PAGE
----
Nanog list uncharacteristically quiet?

Sounds like this would make everything be symmetrically routed.

No. It only means the end system's first hop is symmetrical. The
intermediate systems might packet-stuff on multiple paths, or choose
a different path based on private data, or whatever. My goal is not
end to end path symmetry -- hot potato routing makes that impossible
in any case. My goal is that an end system should be able to accept
connections via multiple providers without needing a routing table
from each of those providers. (Which can't be made symmetrical even
in the average case, anyway.)

Has anyone researched whether this can scale?

I havn't. I know that right now, someone who wants to multihome has
to do way too much work and they cannot reliably send packets back on
the same first-hop as the last-hop they came in on, which makes it
pretty much worthless to multihome unless you break your BGP listener
to use round robin or pseudo random path selection -- and when we did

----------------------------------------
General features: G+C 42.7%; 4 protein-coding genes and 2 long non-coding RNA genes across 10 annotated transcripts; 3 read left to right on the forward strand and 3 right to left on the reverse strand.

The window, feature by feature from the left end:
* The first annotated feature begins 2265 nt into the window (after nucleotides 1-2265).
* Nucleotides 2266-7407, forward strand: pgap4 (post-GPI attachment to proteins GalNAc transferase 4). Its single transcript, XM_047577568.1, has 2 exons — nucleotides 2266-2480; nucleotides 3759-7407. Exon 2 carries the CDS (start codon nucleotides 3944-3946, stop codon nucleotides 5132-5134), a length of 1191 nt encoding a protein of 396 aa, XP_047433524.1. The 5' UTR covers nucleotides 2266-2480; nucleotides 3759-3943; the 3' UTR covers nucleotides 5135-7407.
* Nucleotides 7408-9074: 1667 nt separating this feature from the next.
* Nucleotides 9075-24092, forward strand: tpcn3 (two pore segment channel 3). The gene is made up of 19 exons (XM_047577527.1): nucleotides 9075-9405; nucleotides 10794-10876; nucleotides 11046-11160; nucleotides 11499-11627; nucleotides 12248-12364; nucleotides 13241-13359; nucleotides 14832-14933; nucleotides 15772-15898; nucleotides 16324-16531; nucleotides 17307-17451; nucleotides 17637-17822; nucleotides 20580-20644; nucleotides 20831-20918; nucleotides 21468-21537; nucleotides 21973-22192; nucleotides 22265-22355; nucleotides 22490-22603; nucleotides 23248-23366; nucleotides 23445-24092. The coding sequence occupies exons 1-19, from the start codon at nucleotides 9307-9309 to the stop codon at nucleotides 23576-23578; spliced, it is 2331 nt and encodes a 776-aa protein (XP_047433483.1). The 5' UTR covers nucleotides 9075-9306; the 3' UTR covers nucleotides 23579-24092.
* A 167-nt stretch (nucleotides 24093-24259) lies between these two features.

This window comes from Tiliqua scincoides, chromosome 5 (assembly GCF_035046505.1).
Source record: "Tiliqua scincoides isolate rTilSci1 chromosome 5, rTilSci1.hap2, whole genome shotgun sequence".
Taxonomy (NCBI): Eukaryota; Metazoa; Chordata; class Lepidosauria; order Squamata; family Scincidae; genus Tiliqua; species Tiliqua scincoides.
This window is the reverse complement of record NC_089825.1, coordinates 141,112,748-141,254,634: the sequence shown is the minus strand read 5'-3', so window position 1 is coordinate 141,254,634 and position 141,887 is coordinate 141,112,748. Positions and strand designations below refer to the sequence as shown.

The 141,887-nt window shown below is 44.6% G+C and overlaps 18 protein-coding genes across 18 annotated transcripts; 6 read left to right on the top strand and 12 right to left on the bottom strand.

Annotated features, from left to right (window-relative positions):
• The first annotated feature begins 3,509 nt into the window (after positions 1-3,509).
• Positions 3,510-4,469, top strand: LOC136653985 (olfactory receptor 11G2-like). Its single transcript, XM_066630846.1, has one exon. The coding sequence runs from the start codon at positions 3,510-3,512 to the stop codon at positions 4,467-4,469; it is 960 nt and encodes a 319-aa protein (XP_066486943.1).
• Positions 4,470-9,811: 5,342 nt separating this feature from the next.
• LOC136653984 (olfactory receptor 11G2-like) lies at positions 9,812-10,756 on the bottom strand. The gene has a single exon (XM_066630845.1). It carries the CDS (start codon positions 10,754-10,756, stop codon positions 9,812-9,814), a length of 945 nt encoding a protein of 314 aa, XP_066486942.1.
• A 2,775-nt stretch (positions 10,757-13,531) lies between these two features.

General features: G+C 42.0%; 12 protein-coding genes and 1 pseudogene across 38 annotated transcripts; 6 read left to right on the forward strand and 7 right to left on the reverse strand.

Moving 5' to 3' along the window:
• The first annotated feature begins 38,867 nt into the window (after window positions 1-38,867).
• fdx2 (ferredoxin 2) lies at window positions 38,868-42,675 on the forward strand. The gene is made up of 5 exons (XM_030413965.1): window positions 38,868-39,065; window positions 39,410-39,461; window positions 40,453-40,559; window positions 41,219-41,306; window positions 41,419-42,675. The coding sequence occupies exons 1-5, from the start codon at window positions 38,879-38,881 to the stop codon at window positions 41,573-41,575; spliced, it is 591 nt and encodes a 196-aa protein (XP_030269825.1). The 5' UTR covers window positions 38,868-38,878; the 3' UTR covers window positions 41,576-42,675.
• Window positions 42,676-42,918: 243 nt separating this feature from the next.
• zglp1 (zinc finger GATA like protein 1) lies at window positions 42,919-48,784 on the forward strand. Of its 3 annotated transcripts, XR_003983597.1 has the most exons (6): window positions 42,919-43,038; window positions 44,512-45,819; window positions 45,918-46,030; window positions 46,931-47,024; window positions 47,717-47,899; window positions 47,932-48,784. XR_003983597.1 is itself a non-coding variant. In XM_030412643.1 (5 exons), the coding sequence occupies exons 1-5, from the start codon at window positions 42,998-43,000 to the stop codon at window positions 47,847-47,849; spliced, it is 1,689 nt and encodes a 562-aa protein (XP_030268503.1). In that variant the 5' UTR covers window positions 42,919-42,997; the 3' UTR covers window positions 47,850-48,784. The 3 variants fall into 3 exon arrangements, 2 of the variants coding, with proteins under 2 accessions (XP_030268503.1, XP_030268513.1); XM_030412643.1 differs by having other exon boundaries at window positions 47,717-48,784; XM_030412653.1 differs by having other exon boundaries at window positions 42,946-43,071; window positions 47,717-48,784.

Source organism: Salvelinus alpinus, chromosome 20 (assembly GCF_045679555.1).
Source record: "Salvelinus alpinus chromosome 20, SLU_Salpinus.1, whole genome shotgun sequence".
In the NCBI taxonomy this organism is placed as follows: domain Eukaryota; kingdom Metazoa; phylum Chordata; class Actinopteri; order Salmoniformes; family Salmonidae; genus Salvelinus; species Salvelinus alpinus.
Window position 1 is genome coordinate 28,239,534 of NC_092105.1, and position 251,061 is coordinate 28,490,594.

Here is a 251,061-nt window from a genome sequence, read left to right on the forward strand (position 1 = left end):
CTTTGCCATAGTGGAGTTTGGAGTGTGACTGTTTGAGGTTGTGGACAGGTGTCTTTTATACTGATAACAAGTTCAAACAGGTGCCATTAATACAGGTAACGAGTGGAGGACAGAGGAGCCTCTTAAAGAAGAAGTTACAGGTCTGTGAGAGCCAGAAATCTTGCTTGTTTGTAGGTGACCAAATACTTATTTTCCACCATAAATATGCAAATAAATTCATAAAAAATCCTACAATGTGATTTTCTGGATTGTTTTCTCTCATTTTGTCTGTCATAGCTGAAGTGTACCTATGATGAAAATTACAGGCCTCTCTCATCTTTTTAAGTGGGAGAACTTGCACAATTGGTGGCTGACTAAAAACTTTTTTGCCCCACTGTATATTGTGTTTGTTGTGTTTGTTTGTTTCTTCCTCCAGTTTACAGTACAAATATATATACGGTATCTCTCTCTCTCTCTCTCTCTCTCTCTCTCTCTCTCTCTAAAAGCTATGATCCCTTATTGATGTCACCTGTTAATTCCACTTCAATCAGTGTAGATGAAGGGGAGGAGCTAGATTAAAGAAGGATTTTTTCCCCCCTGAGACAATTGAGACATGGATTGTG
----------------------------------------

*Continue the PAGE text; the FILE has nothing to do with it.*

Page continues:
this it made some things worse rather than better.

Will you handle the case where the interface a flow uses changes
during the course of the flow?

If the link (or ARP) for the current next-hop dies, the route rehomes
among the remaining interface defaults and then rehomes again next time
a segment is received on some remaining-up interface.

I assume this will lead to "round robin default" until an inbound
packet for the flow is received from a new interface.

That's what I remember saying, yes.

Will the "round robin default" favor uncongested or highest speed links?

Not initially. My test environment has a pair of 10baseT links and the
congestion is all after the first hop, where interface statistcs can't
help with local route selection. I won't entertain the above question
seriously unless our initial results hint that it will be time well spent.

I can't wait to hear the results of doing this!

I expect to have an informal report for this mailing list by January 10th.